Like the camaraderie I felt in the Marine Corps, my float mates are my brothers in arms. A platoon serving together. The guy next to me is a beekeeper based in Baton Rouge. Other side rides a brain surgeon. Behind me is New Orleans royalty, both to me as a cook and someone that grew up here. He's the father of the young man married to Chef Emeril Lagasse's daughter. Like I learned in the Marines, we're equalized, perched on piles of plastic trinkets. Ammunition.
When my float rounds the first corner of the parade route, I feel the rush that a rock star must get as he takes the stage. Thousands scream. They want what I've got. Instead of songs, I toss beads to the adoring fans.
I have anxiety over my throwing style. Just because I look like a bloated Mitzi Gaynor hitting the Vegas stage, I still want to throw like a man. Turns out, my aim is good. Sometimes my float speeds by the masses, other times slowly. I give and give, wanting to make a connection to each person. Kids sit in boxes their parent's strap to ladders. I wince when I accidentally hit a few kids in the head with beads.
"I feel so bad about that," I scream to the guy next to me. "You?!" he says, "I beaned a baby. I'm a brain surgeon!"
The float rocks a few times, I stumble forward. But only a few inches -- I'm tied on with a harness. It's strong enough for me to lean out and dangle like a puppet if I want, but there's enough entertainment happening. This tether was implemented out of necessity. Easy to imagine the entire body of a boozed-up bank president hurling off the float, following the beads he just threw to a blonde. Would we hear the crush of bones and beads as the tractor rolls over both? The parade marches on.
A monsoon of alcohol floods every street during Mardi Gras. Shoes and reputations are ruined. I'm years sober. If you wonder how I have a good time at drunken Mardi Gras (I'm riding in the parade of Bacchus, the God Of Wine for fuck's sake), I assure you that I want a clear head to remember every second of this experience.
I ride the float for four hours. Throwing the beads is literally sex. I thrust my arms out over and over into the dark. I grunt and moan, ejecting ropes of pearls. I'm as insatiable as my partner, the entire city of New Orleans. I keep throwing, bending down for more. At one point we pass a Popeye's Chicken but I keep focused. I've forsaken all other lovers. The orgasm is instant and constant and lasts for hours. Plus I'm getting cheered.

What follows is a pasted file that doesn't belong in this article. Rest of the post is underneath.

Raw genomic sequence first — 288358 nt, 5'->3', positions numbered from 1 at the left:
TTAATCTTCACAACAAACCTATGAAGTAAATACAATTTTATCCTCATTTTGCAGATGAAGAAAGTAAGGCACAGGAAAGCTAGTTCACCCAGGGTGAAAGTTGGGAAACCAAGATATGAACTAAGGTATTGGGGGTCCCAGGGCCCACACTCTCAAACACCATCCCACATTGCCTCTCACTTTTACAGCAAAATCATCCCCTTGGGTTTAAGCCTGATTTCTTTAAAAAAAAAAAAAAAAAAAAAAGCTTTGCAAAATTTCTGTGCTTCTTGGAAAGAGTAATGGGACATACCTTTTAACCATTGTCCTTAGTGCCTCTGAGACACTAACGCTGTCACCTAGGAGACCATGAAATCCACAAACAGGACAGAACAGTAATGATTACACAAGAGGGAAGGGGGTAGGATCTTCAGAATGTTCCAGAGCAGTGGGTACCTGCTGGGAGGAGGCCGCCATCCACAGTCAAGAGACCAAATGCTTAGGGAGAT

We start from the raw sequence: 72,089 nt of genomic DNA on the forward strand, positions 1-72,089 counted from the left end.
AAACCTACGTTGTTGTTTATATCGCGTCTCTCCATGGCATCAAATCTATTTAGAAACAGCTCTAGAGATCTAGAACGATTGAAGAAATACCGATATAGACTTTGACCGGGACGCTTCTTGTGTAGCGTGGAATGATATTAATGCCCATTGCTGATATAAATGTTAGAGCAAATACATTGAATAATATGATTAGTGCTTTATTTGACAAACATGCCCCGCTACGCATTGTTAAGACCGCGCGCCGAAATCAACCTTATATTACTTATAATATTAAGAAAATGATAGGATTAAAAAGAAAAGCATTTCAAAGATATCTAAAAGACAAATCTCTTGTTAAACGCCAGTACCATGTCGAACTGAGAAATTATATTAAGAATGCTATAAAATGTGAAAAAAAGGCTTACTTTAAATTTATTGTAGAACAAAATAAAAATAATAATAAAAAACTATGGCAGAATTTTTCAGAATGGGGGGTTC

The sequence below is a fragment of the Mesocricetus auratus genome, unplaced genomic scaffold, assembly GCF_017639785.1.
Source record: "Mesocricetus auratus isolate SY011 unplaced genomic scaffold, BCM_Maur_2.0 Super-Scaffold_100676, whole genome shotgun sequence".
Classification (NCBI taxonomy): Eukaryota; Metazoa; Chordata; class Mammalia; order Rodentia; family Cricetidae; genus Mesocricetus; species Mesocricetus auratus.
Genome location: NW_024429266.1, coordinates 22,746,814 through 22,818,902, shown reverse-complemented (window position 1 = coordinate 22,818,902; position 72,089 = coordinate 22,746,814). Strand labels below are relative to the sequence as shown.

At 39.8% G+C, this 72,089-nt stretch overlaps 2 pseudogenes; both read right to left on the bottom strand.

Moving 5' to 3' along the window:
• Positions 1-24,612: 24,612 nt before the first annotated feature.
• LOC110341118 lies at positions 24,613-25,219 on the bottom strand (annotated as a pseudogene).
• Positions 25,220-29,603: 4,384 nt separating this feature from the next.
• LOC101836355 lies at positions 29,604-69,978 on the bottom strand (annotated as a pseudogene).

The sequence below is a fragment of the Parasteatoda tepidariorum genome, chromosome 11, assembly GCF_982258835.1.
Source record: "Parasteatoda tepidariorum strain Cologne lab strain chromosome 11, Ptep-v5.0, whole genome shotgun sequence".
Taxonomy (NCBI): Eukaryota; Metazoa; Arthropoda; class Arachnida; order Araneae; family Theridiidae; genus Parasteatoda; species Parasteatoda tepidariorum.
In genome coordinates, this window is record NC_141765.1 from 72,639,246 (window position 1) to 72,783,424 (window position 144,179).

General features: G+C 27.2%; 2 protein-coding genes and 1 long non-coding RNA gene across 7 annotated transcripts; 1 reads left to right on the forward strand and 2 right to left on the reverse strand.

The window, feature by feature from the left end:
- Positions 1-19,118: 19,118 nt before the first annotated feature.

I'm spent. We pull out of the rough streets and glide into the Convention Center for the Ball. I float in on a cloud of tractor smoke, a victorious gladiator. My friends are there, along with thousands of other black-tie Bettys.
Dale helps me off the float. We share a knowing look. He's as thrilled as I am. We've bungee jumped off a bridge, we've fired M-16's on Parris Island, we've ridden in the Bacchus Parade.
I wobble to the table, rolling on broken beads all over the cement floor. In one move I fall into a chair and reach into the center of the table for food. I dig into vats of red beans and rice without wondering "How long has this been there?" I grab hunks of king cake and paw it up to my mouth. Crumbs fall onto a table littered with other people's cups and beads. Beads everywhere. Any logical order of courses is tossed out like those cheap necklaces. A ham sandwich chases a brownie. Seconds in and I can't tell which cup is mine. The entire city is roofied right now, so I just grab one and drink.
The rock band Foreigner plays. I'm on my feet and in the middle of the dance floor. Dancing in a mass huddle is the most awesome post-coital cuddle.
Hours later, I limp out. Riders and revelers straggle from the ball into the streets. Ladies carry their high heels. Street sweepers, human and machine, scrub the streets all night.
I hope I don't oversleep tomorrow. Mother's Restaurant runs out of biscuits and black by 9AM. I consider hanging out on the Mississippi River till dawn, letting the moonlight shimmering across the water hypnotize me. If I stay up, the night never ends.
No one looks away from a sunrise. Why look back when everything in front of you looks splendid?